The Philosophy Now series promises to combine rigorous analysis with authoritative expositions. Ruth Abbey’s book lives up to this demand by being a clear, reliable and more than up-to-date introduction to Charles Taylor ’s philosophy. Although it is an introductory book, the amount of footnotes and references ought to please those who want to study the original texts more closely. Abbey’s book is structured thematically: morality, selfhood, politics and epistemology get 50 pages each. The focus is on the internal (...)
    Download  
     
    Export citation  
     
    Bookmark  
  24.  32
    On Charles Taylor's 'Deep Diversity'.Charles Blattberg - forthcoming - In Astrid Fellner, Ursula Lehmkuhl & Laurence McFalls (eds.), 150 Years of Canada: Grappling with Diversity Since 1867. Münster, Germany: Waxmann Verlag GmbH.
    Download  
     
    Export citation  
     
    Bookmark  
  25.  46
    Review of Christopher Bobonich (Ed.), The Cambridge Companion to Ancient Ethics[REVIEW]Noell Birondo - 2018 - The Classical Review 68 (2):305-308.
    ‘Greek Ethics’, an undergraduate class taught by the British moral philosopher N. J. H. Dent, introduced this reviewer to the ethical philosophy of ancient Greece. The class had a modest purview—a sequence of Socrates, Plato, and Aristotle—but it proved no less effective, in retrospect, than more synoptic classes for having taken this apparently limited and (for its students and academic level) appropriate focus. This excellent Companion will now serve any such class extremely well, allowing students a broader exposure than that (...)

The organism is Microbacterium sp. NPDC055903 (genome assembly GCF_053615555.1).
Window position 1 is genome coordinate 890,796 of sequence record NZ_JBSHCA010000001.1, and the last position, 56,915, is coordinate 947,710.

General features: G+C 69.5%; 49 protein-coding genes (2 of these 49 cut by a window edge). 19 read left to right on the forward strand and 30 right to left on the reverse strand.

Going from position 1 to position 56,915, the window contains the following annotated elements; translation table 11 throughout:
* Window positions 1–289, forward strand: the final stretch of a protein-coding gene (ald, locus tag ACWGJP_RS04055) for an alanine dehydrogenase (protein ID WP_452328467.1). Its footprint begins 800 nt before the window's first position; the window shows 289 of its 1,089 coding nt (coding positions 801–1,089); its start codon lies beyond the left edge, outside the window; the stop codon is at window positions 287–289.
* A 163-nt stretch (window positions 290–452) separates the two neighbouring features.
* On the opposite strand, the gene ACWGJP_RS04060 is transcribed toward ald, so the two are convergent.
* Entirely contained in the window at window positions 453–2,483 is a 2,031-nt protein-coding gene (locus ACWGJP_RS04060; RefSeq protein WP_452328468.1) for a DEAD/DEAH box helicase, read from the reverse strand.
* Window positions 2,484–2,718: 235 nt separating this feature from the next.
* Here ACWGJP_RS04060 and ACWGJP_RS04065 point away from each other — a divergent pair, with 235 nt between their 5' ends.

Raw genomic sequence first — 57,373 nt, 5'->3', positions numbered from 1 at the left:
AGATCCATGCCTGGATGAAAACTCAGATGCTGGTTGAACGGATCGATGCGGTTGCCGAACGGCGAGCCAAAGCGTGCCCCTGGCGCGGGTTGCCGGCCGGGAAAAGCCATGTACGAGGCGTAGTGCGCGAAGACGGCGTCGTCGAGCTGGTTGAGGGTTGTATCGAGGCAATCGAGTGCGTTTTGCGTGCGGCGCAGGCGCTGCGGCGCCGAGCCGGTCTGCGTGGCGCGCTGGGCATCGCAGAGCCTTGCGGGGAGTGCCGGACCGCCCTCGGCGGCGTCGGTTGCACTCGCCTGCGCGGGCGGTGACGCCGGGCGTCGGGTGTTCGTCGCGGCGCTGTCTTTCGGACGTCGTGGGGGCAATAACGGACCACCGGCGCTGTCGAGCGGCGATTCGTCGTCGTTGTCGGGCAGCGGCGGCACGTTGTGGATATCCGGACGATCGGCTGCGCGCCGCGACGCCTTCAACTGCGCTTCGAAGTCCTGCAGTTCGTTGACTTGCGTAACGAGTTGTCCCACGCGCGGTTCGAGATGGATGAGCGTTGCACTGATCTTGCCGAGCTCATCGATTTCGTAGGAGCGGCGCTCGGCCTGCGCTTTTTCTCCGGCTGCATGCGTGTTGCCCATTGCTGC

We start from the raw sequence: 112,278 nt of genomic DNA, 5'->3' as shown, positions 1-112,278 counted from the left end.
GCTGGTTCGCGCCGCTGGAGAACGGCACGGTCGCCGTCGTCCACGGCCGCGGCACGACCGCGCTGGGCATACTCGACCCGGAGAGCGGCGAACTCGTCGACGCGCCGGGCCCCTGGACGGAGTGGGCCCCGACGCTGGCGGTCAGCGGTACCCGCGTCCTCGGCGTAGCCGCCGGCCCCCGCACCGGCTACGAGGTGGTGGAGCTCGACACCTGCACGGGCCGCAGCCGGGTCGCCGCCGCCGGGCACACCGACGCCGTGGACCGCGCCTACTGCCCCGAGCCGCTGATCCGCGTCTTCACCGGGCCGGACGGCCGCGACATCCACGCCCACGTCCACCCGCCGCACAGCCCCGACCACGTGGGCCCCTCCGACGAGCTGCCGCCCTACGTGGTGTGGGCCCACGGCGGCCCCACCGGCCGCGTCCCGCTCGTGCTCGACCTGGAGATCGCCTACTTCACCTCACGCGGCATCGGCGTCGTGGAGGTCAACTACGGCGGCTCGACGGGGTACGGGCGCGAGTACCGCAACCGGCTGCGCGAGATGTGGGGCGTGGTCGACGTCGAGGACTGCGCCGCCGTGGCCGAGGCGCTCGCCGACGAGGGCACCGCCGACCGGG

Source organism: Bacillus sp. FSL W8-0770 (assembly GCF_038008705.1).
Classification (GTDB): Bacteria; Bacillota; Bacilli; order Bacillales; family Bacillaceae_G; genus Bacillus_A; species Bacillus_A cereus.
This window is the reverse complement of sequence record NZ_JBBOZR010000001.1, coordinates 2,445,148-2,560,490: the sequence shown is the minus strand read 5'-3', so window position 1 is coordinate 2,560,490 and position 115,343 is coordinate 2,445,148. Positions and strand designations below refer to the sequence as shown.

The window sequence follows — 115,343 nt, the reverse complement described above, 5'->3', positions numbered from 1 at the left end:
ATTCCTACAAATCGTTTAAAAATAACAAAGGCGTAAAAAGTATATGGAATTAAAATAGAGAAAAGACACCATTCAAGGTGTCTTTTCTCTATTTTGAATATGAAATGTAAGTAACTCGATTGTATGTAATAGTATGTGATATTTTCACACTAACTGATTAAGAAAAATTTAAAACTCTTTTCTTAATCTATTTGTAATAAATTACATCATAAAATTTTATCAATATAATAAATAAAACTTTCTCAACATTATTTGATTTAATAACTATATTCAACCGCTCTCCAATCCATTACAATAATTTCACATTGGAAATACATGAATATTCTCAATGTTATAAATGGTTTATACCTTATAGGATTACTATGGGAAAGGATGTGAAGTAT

Download  
     
    Export citation  
     
    Bookmark  
  26. Who's Afraid of Charles Sanders Peirce? Knocking Some Critical Common Sense Into Moral Philosophy.Cornelis de Waal - 2012 - In Cornelis De Waal & Krysztof Piotr Skowronski (eds.), The Normative Thought of Charles S. Peirce. Fordham University Press. pp. 83-100.
    In this essay I explore the potential contribution of Peirce's theory of scientific inquiry to moral philosophy. After a brief introduction, I outline Peirce's theory of inquiry. Next, I address why Peirce believed that this theory of inquiry is inapplicable to what he called "matters of vital importance," the latter including genuine moral problems. This leaves us in the end with two options: We can try to develop an alternative way of addressing moral problems or we can seek to reconcile (...)
    Download  
     
    Export citation  
     
    Bookmark  
  27. Tu Wei-Ming and Charles Taylor on Embodied Moral Reasoning.Andrew T. W. Hung - 2013 - Philosophy, Culture, and Traditions 3:199-216.
    This paper compares the idea of embodied reasoning by Confucian Tu Wei-Ming and Canadian philosopher Charles Taylor. They have similar concerns about the problems of secular modernity, that is, the domination of instrumental reason and disembodied rationality. Both of them suggest that we have to explore a kind of embodied moral reasoning. I show that their theories of embodiment have many similarities: the body is an instrument for our moral knowledge and self-understanding; such knowledge is inevitably a kind of (...)
    Download